The Trilateral Strategic Dialogue: Facilitating Community-Building or Revisiting Containment
This Special Report weighs the policy implications of the Trilateral Strategic Dialogue (TSD) and assesses its efficacy as a component of Asia-Pacific security architecture.
- If managed successfully, the TSD can facilitate the integration of bilateral and multilateral models of security politics in the Asia-Pacific. Rigorous coordination of public statements and policy initiatives, however, will shape the degree to which such integration can be realized.
- The so-called quadrilateral initiative, in which India would join the TSD framework, was effectively neutralized, and eventually jettisoned, by domestic political developments in Australia and Japan.
- The 2008 U.S. presidential campaign failed to address the TSD and the U.S. bilateral alliance network, raising some minor apprehensions, particularly in Australia, over the future of U.S. alliance management in the region.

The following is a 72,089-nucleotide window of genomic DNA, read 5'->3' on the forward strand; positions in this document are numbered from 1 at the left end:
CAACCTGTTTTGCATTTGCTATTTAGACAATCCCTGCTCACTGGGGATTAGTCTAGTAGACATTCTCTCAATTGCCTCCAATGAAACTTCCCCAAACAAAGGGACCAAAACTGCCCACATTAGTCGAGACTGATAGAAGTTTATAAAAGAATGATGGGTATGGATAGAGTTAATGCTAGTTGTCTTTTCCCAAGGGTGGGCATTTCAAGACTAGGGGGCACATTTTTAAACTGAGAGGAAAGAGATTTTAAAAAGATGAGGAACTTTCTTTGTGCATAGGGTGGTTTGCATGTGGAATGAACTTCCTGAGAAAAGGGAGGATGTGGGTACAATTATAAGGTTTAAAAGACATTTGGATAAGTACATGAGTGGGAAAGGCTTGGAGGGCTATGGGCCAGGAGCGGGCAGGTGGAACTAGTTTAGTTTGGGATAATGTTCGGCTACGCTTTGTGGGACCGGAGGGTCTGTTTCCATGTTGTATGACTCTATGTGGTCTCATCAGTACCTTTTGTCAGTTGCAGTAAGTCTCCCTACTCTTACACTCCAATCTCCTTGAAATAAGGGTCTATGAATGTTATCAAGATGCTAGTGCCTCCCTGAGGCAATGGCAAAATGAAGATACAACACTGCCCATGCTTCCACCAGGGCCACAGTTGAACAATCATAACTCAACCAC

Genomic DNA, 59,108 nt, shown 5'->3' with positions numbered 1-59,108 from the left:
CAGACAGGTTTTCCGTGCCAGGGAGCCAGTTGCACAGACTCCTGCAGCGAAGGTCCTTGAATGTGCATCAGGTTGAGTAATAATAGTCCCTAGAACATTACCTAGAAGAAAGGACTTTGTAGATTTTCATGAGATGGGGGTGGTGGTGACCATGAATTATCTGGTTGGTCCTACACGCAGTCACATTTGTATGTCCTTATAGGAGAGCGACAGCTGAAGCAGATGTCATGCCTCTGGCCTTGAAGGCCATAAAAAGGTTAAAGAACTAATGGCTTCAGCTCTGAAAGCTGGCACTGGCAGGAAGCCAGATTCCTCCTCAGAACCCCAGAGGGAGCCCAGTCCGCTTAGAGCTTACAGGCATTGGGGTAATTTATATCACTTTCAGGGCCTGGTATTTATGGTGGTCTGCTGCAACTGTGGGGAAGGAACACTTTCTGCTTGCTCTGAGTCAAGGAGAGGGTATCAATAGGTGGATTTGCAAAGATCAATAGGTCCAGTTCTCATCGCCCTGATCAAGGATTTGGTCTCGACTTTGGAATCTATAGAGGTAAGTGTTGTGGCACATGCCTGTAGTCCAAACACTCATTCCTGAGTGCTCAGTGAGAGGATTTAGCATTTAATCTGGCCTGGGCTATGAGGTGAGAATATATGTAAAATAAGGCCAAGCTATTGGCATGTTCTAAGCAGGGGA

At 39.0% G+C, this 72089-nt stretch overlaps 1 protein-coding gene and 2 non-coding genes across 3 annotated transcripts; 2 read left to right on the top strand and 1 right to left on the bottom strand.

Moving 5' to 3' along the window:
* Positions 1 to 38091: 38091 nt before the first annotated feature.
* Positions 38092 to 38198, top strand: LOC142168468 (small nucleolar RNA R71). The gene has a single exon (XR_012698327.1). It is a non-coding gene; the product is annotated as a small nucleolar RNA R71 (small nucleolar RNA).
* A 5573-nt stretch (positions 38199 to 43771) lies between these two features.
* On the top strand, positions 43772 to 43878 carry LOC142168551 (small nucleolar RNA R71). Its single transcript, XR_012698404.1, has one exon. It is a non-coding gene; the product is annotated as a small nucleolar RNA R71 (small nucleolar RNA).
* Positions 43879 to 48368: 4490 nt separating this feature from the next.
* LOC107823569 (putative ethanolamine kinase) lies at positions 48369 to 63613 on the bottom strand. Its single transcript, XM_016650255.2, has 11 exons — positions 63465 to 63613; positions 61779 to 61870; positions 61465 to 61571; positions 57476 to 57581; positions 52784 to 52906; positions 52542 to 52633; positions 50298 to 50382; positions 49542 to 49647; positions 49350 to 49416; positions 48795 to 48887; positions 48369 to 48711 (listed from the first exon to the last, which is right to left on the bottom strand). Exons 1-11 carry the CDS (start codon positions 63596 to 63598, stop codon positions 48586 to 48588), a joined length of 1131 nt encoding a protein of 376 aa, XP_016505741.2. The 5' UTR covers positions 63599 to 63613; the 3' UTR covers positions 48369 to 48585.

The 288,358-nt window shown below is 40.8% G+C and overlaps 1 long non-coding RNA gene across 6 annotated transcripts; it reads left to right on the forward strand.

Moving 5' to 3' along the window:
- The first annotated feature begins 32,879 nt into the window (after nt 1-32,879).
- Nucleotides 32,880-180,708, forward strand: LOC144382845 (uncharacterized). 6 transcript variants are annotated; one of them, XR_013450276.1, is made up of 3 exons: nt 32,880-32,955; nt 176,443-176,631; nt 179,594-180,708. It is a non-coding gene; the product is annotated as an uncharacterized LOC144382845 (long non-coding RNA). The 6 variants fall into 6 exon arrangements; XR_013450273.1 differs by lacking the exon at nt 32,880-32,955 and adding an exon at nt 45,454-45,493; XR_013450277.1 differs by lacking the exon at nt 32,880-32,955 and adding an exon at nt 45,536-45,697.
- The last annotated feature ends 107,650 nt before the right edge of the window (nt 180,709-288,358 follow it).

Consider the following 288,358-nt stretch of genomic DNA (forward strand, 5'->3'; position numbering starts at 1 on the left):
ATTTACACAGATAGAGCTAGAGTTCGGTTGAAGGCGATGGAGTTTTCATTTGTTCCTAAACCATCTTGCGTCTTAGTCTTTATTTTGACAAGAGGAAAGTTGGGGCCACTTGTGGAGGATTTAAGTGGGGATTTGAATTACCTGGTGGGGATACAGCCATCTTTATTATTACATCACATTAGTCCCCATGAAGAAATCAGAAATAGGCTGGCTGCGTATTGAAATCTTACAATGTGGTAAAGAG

- There is optimism regarding the TSD’s ability to avoid China perceiving the arrangement as a containment strategy. In part, however, that outcome is dependent on how China carries out its own regional security behavior in the near to mid-term.
- Given the legacy of successful bilateral Australia-Japan political-security relations, initial strains in Australia-Japan relations shaped both by Japan’s perceptions that Australian prime minister Kevin Rudd was too “China-centric” in foreign policy orientation and by lukewarm responses in the region to Rudd’s Asia-Pacific Community proposal will be temporary.
- The TSD needs to avoid being seen—both in the allied capitals and in Beijing—as an instrument of containment directed against China.
- The new U.S. administration must place a consistent and concentrated emphasis on the TSD’s potential for bridging bilateral and multilateral security politics in the Asia-Pacific.
- The TSD’s credibility will hinge largely on its success in defining and implementing nontraditional areas of security collaboration. The decision to initially focus on disaster relief and humanitarian assistance was appropriate. Additional areas of collaboration in both traditional and nontraditional security politics would benefit the TSD.